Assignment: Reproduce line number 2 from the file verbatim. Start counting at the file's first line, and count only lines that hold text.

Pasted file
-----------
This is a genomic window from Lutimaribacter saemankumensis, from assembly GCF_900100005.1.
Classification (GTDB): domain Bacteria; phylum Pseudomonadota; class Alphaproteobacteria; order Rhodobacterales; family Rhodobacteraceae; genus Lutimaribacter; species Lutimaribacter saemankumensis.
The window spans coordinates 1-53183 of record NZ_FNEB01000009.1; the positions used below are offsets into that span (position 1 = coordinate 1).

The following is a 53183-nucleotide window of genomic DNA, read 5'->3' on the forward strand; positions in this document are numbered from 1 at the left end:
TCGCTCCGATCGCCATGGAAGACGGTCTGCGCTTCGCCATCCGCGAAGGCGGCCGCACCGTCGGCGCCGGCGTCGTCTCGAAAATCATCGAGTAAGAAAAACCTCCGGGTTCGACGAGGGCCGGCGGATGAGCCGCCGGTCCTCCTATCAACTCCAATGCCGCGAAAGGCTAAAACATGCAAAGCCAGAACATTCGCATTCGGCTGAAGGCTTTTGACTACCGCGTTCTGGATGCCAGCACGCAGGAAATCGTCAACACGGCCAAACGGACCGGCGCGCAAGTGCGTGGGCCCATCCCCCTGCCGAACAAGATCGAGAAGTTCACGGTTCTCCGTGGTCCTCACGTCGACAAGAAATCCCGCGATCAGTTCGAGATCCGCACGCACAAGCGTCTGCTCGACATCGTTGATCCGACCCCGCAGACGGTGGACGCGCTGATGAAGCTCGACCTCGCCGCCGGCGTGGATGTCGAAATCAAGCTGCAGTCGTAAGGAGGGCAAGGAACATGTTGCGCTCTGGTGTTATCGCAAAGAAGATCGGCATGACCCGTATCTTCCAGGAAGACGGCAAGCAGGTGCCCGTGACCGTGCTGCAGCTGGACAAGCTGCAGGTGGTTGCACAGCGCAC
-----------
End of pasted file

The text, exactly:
Classification (GTDB): domain Bacteria; phylum Pseudomonadota; class Alphaproteobacteria; order Rhodobacterales; family Rhodobacteraceae; genus Lutimaribacter; species Lutimaribacter saemankumensis.